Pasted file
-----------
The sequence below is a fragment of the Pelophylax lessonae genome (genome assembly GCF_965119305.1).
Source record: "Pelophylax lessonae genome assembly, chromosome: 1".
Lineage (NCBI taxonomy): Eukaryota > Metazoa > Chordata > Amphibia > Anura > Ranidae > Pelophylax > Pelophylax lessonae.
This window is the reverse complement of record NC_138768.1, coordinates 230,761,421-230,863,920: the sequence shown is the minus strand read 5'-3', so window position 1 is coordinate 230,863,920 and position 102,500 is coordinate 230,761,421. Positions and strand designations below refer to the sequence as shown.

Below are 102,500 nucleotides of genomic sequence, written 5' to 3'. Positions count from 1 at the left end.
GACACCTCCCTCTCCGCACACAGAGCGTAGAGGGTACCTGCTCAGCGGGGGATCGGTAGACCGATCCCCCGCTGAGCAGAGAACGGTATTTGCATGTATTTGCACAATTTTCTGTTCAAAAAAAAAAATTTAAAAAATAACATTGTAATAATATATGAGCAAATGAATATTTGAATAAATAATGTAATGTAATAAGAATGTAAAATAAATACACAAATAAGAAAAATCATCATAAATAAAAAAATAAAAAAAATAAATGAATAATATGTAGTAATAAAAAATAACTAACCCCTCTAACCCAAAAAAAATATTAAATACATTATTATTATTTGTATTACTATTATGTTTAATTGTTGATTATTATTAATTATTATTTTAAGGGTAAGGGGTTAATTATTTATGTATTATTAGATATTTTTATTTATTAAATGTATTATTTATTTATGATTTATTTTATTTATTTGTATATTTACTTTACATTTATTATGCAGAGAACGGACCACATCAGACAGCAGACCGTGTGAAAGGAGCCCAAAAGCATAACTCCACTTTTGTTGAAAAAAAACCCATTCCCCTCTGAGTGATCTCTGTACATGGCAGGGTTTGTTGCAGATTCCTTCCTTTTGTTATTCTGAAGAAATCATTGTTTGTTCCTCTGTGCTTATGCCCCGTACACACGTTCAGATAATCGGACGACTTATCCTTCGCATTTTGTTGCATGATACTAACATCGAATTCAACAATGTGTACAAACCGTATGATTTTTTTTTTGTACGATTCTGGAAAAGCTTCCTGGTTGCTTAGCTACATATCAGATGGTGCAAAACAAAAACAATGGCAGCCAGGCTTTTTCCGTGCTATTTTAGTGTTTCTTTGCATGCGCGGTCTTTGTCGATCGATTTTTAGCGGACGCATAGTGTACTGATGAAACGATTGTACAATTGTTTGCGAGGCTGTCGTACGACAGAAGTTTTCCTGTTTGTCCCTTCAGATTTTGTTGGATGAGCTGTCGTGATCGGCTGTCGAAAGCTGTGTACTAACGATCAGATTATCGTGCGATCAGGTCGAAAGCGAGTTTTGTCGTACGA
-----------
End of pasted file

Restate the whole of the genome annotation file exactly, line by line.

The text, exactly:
The sequence below is a fragment of the Pelophylax lessonae genome (genome assembly GCF_965119305.1).
Source record: "Pelophylax lessonae genome assembly, chromosome: 1".
Lineage (NCBI taxonomy): Eukaryota > Metazoa > Chordata > Amphibia > Anura > Ranidae > Pelophylax > Pelophylax lessonae.
This window is the reverse complement of record NC_138768.1, coordinates 230,761,421-230,863,920: the sequence shown is the minus strand read 5'-3', so window position 1 is coordinate 230,863,920 and position 102,500 is coordinate 230,761,421. Positions and strand designations below refer to the sequence as shown.

Below are 102,500 nucleotides of genomic sequence, written 5' to 3'. Positions count from 1 at the left end.
GACACCTCCCTCTCCGCACACAGAGCGTAGAGGGTACCTGCTCAGCGGGGGATCGGTAGACCGATCCCCCGCTGAGCAGAGAACGGTATTTGCATGTATTTGCACAATTTTCTGTTCAAAAAAAAAAATTTAAAAAATAACATTGTAATAATATATGAGCAAATGAATATTTGAATAAATAATGTAATGTAATAAGAATGTAAAATAAATACACAAATAAGAAAAATCATCATAAATAAAAAAATAAAAAAAATAAATGAATAATATGTAGTAATAAAAAATAACTAACCCCTCTAACCCAAAAAAAATATTAAATACATTATTATTATTTGTATTACTATTATGTTTAATTGTTGATTATTATTAATTATTATTTTAAGGGTAAGGGGTTAATTATTTATGTATTATTAGATATTTTTATTTATTAAATGTATTATTTATTTATGATTTATTTTATTTATTTGTATATTTACTTTACATTTATTATGCAGAGAACGGACCACATCAGACAGCAGACCGTGTGAAAGGAGCCCAAAAGCATAACTCCACTTTTGTTGAAAAAAAACCCATTCCCCTCTGAGTGATCTCTGTACATGGCAGGGTTTGTTGCAGATTCCTTCCTTTTGTTATTCTGAAGAAATCATTGTTTGTTCCTCTGTGCTTATGCCCCGTACACACGTTCAGATAATCGGACGACTTATCCTTCGCATTTTGTTGCATGATACTAACATCGAATTCAACAATGTGTACAAACCGTATGATTTTTTTTTTGTACGATTCTGGAAAAGCTTCCTGGTTGCTTAGCTACATATCAGATGGTGCAAAACAAAAACAATGGCAGCCAGGCTTTTTCCGTGCTATTTTAGTGTTTCTTTGCATGCGCGGTCTTTGTCGATCGATTTTTAGCGGACGCATAGTGTACTGATGAAACGATTGTACAATTGTTTGCGAGGCTGTCGTACGACAGAAGTTTTCCTGTTTGTCCCTTCAGATTTTGTTGGATGAGCTGTCGTGATCGGCTGTCGAAAGCTGTGTACTAACGATCAGATTATCGTGCGATCAGGTCGAAAGCGAGTTTTGTCGTACGA